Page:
Pain in the Gras for local sandwich bar

Animal rights protestors have supported the launch of an online petition calling for popular High Street delicatessen Olives’ to cease sale of foie gras.

With 76 signatories as The Oxstu went to press, the petition calls the production of foie gras a “barbaric protest”, and asks the deli to “refrain” from selling and stocking the product.

The protest was launched on last week by Benedict Morrison, a DPhil student at Merton.

The vegetarian commented that he has for some time “avoided buying anything at Olives because of their decision to sell foie gras”.

He called the production of foie gras an “almost uniquely callous and cruel” process.

The controversial delicacy, which is believed to date back as far as the Ancient Egyptians, is the liver of a goose or duck that has been force-fed in order to make its liver large and fatty, a process that can cause serious and painful health problems for the birds.

Morrison stated that he started the he petition on after being “encouraged by friends who agreed that a message should be sent to the managers of the deli”.

Olives, which proudly states that it has been “voted the best sandwich shop in Oxford by the students,” does not seem to have any plans to stop selling its foie gras, imported from around Bergerac in the South of France, any time soon.

Christophe Pierrart, the deli’s owner, commented that Olives had stocked foie gras, and he had cooked with it, since it opened over six years ago, and asked “What’s wrong with foie gras?”

He said, “Lots of people love foie gras, it’s a popular product,” citing the popularity of a ‘baguette of the week’ last year that contained foie gras, and said that “to me, there’s nothing wrong with the way we produce it.”

Pierrart noted that ducks and geese used in foie gras production in the South of France are allowed outdoors and free to roam, comparing it favourably to the treatment of farm animals in Britain that are kept indoors. Morrison also strongly opposes such ill-treatment of indoor hens, and “hasten[s] to stress that [foie gras] is only one such issue” of violation of animal welfare that he feels must be challenged.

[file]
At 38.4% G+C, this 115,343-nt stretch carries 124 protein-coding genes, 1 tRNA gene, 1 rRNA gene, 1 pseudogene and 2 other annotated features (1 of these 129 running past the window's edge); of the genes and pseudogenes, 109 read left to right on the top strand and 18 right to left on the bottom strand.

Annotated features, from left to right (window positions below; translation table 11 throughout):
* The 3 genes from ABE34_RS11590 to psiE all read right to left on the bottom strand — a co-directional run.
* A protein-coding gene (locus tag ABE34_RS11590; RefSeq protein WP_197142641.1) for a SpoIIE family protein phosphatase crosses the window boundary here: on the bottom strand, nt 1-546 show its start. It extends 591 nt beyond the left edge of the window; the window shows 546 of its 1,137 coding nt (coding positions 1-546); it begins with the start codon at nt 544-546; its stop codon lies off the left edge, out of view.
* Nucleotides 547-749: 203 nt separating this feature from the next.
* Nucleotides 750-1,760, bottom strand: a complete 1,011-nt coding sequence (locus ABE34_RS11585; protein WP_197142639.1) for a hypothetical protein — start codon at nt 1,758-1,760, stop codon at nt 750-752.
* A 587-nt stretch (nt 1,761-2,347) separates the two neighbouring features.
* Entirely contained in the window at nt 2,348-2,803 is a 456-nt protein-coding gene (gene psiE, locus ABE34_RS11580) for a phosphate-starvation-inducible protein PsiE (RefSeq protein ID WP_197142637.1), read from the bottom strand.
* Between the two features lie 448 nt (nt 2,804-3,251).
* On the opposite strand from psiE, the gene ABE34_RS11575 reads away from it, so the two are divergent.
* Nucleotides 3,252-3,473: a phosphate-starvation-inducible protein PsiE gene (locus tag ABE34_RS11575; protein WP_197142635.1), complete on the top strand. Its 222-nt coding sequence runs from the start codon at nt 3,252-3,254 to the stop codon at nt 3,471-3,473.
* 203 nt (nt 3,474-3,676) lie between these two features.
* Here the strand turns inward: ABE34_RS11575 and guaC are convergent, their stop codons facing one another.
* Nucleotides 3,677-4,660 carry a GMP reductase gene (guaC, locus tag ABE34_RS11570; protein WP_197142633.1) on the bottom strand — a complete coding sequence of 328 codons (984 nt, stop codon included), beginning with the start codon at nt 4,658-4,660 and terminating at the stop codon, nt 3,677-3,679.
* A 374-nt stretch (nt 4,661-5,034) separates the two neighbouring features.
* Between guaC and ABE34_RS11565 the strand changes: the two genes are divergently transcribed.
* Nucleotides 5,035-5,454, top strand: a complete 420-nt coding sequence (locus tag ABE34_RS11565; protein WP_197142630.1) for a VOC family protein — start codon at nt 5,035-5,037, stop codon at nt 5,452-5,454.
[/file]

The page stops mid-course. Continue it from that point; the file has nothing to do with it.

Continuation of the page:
However, while Pierrart asks why animal welfare campaigners don’t focus on Tesco and Sainsbury’s sale of products from indoor animals – although the latter no longer sells eggs from caged hens – Morrison believes that a movement of consumers and small businesses like Olives will help start a wider shift in favour of the welfare of farm animals.

Morrison is pleased at what he believes is the “extraordinarily wide field” from which the petition’s signatories have come, and hopes that the number of signatures will rise as word spreads from college to college.

However, he stresses that has no problem with more ethically-produced alternatives to traditional foie gras. Though French law does not consider such alternatives as true ‘foie gras’, and they were rejected by Californian producers in the years leading up to the state’s ban, Morrison argues that opposition to more ethical methods “simply places tradition over compassion”.

Sale of foie gras is illegal in California and was briefly banned in Chicago, while several more countries, including the United Kingdom, ban its production but allow its import and sale. France, however, remains by far the main producer of foie gras, and is protected there by law as “belong[ing] to the protected cultural and gastronomical heritage of France”.

Morrison would like to see the sale of traditionally-produced foie gras banned in the UK too, and argues that though “I am not deluded enough to imagine that persuading Olives not to stock the stuff will end this cruel practice and trade, but I do believe that small victories can pave the way to bigger triumphs”.